It's probably fitting that the player who led the Indianapolis Colts in receptions in Week 1 is the one nobody would have guessed, because he's one of the quietest and most low-key players on the roster.
You would probably think that receiver T.Y. Hilton or tight end Jack Doyle, the two favorite career targets of Andrew Luck, would have led the Colts with it being the quarterback's first game back in 20 months.
It was receiver Ryan Grant, who is in his first season with the Colts after four seasons in a reserve role with Washington. He had eight receptions on nine targets for 59 yards against the Bengals.
"His game is like him, quiet," fellow receiver Chester Rogers said. "He lets his play do the talking. I respect that. He gets the job done by any means. That's just R.G."
Grant's performance kind of summed him up. He signed with the Colts last spring after the Baltimore Ravens said he failed a physical. It appeared Grant would be the third receiver behind Hilton and Rogers, but the Colts opened training camp with Grant as the No. 2 receiver behind Hilton, and he's had the job ever since.
"He's just a hard worker," Colts coach Frank Reich said. "For example, in the last preseason game when I was talking to [Bengals linebacker coach] Jim Haslett, who was on their staff. He was in Washington with Ryan, and [Haslett] was just singing his praises about how much this kid is a hard worker, just really good receiver and 'you guys are fortunate you got him.' That's who [Grant] is: He's quiet, but he works hard and comes to play -- a tough kid."
Receivers can be some of the most flamboyant players on the field. A big catch can sometimes be followed with the first-down signal or spinning of the football. A touchdown can lead to some kind of celebration. That's not Grant.
He learned early on that there's no need for any over-the-top antics in high school. He received an earful from his coach in Texas after he did a somersault into the end zone when scoring a touchdown.
"Around me, he talks," Hilton said. "Everybody is always asking me why he's so quiet. The best way to say it is that's just how he is. He doesn't get caught up in the whole trying to show off or anything like that. He just plays and does what he feels comfortable with. Talking is not one of them."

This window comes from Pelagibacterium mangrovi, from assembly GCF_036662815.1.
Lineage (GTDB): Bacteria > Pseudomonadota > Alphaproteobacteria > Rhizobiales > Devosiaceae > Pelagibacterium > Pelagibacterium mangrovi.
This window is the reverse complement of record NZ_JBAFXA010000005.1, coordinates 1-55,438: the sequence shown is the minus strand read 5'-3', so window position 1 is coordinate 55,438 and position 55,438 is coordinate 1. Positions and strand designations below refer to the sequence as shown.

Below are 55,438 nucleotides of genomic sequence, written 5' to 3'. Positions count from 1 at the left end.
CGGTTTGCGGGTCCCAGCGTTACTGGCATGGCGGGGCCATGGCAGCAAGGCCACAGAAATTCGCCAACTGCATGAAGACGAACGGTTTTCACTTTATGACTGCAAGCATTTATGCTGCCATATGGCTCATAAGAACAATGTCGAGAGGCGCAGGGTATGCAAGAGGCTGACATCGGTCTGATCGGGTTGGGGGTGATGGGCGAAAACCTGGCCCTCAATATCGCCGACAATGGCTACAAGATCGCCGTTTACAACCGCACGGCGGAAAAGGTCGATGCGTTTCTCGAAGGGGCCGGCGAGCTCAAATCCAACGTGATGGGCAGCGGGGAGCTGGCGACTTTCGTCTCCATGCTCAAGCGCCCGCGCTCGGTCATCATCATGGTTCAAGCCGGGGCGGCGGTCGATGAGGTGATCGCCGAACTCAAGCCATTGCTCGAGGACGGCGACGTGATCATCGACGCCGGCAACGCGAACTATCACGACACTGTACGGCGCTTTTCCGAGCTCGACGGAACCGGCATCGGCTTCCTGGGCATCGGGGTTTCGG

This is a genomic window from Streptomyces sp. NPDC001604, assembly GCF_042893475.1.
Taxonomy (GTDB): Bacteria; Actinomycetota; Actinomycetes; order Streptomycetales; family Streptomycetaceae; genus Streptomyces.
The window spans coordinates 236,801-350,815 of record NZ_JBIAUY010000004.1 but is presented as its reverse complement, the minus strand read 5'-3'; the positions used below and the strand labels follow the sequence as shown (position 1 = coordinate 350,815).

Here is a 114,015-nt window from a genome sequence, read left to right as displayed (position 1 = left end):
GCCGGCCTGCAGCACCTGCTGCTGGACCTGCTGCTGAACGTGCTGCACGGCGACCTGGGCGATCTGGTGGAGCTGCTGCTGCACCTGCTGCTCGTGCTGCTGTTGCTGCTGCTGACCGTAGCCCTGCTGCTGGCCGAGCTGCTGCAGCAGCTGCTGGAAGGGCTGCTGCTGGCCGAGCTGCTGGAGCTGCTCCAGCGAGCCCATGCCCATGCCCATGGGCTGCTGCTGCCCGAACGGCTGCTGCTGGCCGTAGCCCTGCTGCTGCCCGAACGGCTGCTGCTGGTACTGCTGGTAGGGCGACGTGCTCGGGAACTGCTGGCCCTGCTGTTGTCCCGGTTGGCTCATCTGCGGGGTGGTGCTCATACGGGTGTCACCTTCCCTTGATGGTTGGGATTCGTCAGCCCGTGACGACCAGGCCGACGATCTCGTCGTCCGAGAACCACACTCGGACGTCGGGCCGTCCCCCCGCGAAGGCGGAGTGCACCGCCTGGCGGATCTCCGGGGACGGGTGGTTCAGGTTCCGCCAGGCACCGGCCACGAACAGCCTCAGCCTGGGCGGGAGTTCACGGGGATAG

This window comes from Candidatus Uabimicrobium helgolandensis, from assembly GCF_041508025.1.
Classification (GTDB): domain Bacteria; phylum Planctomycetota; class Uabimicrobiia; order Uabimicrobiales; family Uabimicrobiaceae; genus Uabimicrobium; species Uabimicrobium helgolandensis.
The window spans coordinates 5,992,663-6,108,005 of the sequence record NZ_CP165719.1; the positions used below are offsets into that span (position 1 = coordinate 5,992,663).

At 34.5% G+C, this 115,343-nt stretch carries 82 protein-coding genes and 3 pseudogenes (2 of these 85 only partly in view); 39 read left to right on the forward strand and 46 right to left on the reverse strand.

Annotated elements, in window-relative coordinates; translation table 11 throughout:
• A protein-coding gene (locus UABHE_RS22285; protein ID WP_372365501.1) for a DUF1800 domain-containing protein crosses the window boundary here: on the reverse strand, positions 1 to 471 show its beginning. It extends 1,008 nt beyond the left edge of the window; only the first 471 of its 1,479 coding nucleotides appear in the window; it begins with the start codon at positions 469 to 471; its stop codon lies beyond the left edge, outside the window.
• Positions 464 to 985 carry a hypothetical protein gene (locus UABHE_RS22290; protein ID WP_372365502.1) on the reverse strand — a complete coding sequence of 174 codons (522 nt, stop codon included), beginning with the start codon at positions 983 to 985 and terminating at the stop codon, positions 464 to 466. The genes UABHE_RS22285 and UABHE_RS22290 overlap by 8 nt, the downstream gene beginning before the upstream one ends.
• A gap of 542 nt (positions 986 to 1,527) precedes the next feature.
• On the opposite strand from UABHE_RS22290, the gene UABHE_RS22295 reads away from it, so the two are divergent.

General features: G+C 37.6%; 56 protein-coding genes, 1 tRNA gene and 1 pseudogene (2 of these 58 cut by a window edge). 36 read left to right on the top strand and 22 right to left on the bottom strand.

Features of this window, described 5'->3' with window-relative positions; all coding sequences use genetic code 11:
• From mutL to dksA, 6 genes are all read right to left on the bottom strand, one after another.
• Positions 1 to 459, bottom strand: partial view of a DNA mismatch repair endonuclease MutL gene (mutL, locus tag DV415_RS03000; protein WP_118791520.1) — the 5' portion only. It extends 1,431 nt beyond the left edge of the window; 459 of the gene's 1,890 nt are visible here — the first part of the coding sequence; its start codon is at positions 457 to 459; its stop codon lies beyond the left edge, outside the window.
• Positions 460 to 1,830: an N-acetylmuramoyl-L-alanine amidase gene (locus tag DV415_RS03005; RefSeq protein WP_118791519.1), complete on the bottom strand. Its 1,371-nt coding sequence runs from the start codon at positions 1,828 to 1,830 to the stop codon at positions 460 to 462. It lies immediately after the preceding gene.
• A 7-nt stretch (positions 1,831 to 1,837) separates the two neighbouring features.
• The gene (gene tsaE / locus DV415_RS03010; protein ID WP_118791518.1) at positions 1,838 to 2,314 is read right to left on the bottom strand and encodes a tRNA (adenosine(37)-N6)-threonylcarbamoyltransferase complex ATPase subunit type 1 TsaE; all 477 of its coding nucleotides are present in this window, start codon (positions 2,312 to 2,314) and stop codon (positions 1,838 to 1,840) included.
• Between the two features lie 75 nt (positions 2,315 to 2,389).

The closest Grant has come to showing his personality as a Colt came the first time he met with the media in April and he compared Luck to Grammy Award winning producer Dr. Dre because of the quarterback's ability to make those around him better.
"I've been humble my entire life," Grant said. "I'm not going to change what I've been doing my whole life now. It doesn't make any sense to do that. I feel like I've been cool since I was a little kid, so I don't have to put on a front to be cool in front of some other guys."
Grant was humbled when the Ravens surprised many people by saying the receiver failed his physical during the offseason. He knew he wasn't going back to Washington after spending four years there. Luckily for him, the Colts circled back to Grant to tell him they were still interested in signing him.
"I was told as a rookie they can take this game from you at any moment," Grant said. "It can get ugly, too, so when that situation [with Baltimore] went down the way that it went down I was shook for a minute, for a couple of hours. Then it came back to me. Just part of the business, part of the game. Have to move forward, and that's what I've done."
If having a career-high eight receptions is moving forward, then Grant has done it while he playing in an offense that puts an emphasis on spreading the ball around.
"To get that many balls thrown to you in a game, it means the quarterback trusts you, that's for sure," offensive coordinator Nick Sirianni said.
"That trust isn't just built up like that," he adds with a snap of his fingers. "It took the OTAs, it took the training camp. … Yeah, [Grant]'s quiet. He's talked to me a couple times when he says he wants the ball more. I think some of those quiet guys you've got to suspect them the most [to be fiery]."